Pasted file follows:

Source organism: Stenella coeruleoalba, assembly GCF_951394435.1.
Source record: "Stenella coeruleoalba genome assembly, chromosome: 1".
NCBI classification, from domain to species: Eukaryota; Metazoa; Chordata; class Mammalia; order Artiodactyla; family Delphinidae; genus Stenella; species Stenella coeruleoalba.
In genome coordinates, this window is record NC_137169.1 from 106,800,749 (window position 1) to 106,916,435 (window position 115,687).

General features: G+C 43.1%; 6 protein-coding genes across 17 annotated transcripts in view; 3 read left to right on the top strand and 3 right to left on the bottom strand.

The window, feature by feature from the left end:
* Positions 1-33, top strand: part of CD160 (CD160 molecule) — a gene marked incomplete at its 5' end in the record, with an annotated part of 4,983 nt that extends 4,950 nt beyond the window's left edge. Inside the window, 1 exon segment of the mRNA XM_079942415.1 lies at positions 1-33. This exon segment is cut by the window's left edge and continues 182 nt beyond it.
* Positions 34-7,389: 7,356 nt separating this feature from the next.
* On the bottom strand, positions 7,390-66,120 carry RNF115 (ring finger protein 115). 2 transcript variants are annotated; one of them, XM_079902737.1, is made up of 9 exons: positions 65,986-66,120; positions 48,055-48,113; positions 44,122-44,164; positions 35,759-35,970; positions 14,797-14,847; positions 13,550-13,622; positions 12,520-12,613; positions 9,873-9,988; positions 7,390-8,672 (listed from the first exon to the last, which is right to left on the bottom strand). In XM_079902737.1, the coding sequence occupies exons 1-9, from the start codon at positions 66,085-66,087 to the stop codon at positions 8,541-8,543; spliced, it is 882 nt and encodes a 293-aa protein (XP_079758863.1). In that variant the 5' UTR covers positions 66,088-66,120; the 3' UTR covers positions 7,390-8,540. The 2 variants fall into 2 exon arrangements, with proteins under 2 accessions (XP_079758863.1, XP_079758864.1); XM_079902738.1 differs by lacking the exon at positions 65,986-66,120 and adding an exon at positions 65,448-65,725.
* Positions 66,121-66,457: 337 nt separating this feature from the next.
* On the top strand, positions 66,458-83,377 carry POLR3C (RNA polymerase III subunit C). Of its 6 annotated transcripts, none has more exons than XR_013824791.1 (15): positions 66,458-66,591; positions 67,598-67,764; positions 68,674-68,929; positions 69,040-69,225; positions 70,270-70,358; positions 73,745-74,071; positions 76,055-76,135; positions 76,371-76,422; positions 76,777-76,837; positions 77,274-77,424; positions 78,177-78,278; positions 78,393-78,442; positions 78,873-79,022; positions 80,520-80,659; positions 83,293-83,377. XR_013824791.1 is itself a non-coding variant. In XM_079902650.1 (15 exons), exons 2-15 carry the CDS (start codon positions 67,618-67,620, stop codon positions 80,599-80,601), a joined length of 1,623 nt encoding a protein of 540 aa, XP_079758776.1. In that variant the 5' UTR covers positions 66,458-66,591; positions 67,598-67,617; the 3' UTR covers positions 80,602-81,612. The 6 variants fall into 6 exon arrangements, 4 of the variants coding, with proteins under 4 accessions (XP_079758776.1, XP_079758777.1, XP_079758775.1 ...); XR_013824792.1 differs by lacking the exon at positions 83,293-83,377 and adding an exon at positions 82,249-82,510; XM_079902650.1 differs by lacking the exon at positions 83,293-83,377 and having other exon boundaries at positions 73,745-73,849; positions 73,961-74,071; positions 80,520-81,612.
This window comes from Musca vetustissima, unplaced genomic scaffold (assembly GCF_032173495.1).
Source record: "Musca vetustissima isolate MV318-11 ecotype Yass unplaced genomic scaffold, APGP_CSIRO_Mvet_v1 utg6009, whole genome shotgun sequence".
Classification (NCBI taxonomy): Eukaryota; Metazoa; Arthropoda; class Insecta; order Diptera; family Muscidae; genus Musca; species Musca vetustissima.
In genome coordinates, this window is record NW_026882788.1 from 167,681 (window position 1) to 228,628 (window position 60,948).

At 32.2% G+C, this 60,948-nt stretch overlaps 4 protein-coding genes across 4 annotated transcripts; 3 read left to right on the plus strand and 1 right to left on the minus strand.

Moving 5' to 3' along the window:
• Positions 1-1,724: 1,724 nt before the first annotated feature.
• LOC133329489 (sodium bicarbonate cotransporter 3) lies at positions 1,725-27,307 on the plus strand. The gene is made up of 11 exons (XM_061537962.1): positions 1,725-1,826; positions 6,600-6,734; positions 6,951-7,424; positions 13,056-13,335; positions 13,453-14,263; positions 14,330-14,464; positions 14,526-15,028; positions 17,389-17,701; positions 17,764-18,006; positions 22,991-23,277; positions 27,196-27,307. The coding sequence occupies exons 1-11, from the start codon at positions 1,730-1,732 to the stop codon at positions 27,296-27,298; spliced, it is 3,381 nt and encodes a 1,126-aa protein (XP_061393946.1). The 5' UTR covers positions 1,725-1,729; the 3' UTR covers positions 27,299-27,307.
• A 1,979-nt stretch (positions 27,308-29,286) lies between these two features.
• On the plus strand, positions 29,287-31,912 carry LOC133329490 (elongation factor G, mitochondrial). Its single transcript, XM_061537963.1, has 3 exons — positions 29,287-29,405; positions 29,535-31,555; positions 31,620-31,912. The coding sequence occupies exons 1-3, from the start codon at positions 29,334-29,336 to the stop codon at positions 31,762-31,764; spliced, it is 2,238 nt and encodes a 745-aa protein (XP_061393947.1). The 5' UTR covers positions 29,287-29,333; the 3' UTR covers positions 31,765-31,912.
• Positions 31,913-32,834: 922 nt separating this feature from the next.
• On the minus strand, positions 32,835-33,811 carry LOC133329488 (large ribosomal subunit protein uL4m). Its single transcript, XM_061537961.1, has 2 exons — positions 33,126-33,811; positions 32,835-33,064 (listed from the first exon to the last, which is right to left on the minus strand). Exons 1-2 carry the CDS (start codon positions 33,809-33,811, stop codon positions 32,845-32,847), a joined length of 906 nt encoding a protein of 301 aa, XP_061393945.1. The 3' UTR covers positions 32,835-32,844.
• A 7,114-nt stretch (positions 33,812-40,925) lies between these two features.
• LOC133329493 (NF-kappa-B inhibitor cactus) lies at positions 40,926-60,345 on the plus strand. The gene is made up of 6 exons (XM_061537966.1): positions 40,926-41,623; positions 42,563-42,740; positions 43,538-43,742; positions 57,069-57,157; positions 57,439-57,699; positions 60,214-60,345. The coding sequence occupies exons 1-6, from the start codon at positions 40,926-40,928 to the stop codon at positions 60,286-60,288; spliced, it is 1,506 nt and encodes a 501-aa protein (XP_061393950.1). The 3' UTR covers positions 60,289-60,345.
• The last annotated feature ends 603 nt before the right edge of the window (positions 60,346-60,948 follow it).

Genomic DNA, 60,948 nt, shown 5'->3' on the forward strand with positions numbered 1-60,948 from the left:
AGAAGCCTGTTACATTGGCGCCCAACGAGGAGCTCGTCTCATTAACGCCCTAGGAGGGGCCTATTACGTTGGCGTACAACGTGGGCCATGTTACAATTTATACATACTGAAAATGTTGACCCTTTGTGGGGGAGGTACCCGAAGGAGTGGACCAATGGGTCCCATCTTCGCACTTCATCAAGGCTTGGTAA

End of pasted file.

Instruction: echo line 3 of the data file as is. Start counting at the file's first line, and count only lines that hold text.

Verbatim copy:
NCBI classification, from domain to species: Eukaryota; Metazoa; Chordata; class Mammalia; order Artiodactyla; family Delphinidae; genus Stenella; species Stenella coeruleoalba.